June 7, 2008
The autism epidemic cometh
Could the "autism epidemic" be something to celebrate?
When Leo Kanner first described autism in 1943 it was thought to be extremely rare, affecting no more than one to three children in 10,000. Yet it is now so common, with a prevalence of between one in 300 and one in 100, that most people know an individual or family touched by it.
These statistics have given currency to the idea that there is an autism epidemic - and to fears that an aspect of modern life has made children more susceptible. This has fed unfounded scares about the role of vaccines.
Although autism is certainly diagnosed more often than it once was, that does not mean that more children are developing it. As a remarkable book being published next week explains, the condition is probably no more prevalent than it has always been. What has changed is that it is being recognised properly for the first time.
Roy Richard Grinker is the father of Isabel, an autistic girl, now 14. His book Unstrange Minds is a powerful memoir of his family's experience;of the struggle to obtain a diagnosis for Isabel and to have her needs catered for by the education system. It also describes her difficult but warm and rewarding personality and her family's joy as she learns to make sense of a confusing and often frightening world.
It is impossible not to be moved, not least by Isabel's transforming fascination with Monet's water lilies, and the moment when an argument with her non-autistic sister shows that she is starting to understand other people's emotions.
Grinker is also an anthropologist, who has used his skills to examine how cultural attitudes to autism affect our experience of the condition. His compelling argument is that there is no autism epidemic. The apparently rising incidence is the result of broader, earlier and more accurate diagnosis and greater awareness among doctors and patients.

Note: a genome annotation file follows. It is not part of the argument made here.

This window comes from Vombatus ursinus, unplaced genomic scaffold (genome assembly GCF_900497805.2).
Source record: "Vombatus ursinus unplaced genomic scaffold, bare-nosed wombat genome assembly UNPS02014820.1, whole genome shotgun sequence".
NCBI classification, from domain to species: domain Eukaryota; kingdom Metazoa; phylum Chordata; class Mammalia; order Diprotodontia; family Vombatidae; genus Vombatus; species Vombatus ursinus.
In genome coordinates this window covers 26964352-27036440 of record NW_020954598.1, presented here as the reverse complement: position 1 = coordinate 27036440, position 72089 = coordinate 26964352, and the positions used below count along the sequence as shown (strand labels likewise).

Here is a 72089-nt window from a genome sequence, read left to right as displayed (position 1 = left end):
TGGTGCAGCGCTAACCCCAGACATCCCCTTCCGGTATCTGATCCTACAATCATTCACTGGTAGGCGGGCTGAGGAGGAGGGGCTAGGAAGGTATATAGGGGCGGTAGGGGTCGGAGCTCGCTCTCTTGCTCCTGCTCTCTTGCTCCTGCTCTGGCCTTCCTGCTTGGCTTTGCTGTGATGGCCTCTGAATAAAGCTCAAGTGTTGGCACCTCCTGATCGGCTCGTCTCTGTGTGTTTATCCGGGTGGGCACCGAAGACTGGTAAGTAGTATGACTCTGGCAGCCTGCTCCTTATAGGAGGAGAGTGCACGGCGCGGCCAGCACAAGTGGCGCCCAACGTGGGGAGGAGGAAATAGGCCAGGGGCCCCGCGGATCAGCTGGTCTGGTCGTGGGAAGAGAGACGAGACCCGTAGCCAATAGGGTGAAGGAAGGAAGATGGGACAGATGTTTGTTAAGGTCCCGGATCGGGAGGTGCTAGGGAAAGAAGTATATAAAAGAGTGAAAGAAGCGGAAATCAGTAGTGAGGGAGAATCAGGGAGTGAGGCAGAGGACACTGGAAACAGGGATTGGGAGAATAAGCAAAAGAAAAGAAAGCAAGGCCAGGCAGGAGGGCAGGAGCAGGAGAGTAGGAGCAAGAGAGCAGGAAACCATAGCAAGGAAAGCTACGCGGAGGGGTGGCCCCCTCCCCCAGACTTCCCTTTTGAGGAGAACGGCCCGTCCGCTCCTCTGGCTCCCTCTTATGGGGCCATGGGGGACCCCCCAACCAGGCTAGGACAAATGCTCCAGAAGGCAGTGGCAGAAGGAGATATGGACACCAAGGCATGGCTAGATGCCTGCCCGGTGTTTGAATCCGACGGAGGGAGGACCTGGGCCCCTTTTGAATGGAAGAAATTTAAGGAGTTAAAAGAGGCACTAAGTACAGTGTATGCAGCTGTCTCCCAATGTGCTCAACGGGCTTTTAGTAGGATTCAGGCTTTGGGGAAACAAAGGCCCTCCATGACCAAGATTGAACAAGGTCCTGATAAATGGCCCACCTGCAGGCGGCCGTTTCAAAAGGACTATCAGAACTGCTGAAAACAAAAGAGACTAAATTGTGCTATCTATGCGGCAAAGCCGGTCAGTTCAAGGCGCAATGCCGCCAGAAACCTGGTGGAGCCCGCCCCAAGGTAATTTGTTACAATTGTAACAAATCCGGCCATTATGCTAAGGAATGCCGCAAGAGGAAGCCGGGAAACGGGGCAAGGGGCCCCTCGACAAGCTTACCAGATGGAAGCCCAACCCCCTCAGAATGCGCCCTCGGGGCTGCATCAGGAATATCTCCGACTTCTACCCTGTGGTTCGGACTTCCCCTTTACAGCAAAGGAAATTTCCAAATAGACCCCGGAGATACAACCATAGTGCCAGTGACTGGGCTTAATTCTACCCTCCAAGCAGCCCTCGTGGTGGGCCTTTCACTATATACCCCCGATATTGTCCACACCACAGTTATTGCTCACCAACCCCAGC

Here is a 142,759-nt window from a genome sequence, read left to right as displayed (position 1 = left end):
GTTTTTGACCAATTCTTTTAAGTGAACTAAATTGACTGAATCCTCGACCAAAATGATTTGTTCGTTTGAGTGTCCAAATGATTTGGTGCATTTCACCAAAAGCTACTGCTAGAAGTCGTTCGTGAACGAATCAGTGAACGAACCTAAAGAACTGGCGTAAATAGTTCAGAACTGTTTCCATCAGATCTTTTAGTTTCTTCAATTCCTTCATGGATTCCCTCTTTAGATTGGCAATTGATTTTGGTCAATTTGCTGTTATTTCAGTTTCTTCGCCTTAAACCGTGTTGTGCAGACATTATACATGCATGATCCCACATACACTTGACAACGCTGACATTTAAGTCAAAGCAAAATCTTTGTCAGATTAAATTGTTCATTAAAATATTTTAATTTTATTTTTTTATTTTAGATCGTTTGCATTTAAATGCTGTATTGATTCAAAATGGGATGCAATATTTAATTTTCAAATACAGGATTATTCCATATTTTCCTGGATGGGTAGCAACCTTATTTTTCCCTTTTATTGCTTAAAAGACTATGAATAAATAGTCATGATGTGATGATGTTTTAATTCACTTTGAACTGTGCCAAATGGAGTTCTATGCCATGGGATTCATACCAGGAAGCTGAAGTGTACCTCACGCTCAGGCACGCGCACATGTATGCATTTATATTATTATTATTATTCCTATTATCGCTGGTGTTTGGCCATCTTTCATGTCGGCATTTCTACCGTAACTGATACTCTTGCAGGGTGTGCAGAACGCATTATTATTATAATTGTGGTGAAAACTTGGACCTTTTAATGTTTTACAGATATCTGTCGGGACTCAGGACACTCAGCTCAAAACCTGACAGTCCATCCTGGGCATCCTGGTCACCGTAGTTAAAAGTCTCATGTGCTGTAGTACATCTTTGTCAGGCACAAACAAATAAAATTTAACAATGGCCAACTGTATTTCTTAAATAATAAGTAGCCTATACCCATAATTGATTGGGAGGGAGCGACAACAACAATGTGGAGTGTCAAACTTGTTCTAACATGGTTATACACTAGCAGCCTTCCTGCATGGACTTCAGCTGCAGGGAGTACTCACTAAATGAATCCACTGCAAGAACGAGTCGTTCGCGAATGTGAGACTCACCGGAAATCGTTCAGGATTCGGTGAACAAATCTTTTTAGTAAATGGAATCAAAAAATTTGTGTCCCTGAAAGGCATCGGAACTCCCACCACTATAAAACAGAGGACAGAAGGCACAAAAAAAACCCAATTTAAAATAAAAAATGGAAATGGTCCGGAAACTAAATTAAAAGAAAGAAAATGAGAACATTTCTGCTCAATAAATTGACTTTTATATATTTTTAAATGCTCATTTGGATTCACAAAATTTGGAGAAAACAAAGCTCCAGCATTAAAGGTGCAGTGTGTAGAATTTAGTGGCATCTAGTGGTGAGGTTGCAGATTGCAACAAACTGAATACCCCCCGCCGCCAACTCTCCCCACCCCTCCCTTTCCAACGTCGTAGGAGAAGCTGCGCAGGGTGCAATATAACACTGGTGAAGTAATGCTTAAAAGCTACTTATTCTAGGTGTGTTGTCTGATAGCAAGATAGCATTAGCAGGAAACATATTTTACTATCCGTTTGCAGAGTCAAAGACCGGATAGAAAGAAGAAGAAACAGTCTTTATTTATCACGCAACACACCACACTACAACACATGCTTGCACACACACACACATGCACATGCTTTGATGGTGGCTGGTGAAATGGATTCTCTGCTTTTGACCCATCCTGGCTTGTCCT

Autism did not feature in the standard psychiatry textbook, the Diagnostic and Statistical Manual of Mental Disorders, until 1980. Later revisions broadened the criteria, placing more children in the autistic spectrum. One even contained an error that inadvertently widened the definition.
These changes, Grinker shows, matched the curve of the supposed epidemic. Children who would once have been considered mentally retarded or schizophrenic are today classed, more correctly, as autistic. So, too, are some higher-functioning children with autism-spectrum disorders, who previously escaped psychiatric attention altogether. These people were always there but have now been given an appropriate label.
Altered parental perceptions have made a difference, too. As autism has been diagnosed more often, it has become less frightening and more socially acceptable. Indeed, much less stigma is attached to this disorder than to mental retardation: many parents of atypical children now want them to be labelled autistic. Grinker's assessment of autism in non-Western cultures adds to his case that complex cultural factors cause the same symptoms to be interpreted differently.
The availability of social, educational and medical services can also matter. Grinker's home state of Maryland, for example, waives many medical fees for autistic children but not for the mentally retarded, creating an incentive for parents and their doctors to lean one way and not the other.
If Grinker is right, the so-called autism epidemic is not to be feared but to be celebrated. It means that children and adults who for centuries have been given the wrong diagnosis, or been missed altogether, are finally being assessed appropriately. That can only be good for research into the condition's origins and treatment. Most importantly, it will help the rest of us to understand and meet autistic people's needs.
Mark Henderson is Science Editor of The Times
Unstrange Minds (Icon Books, £14.99)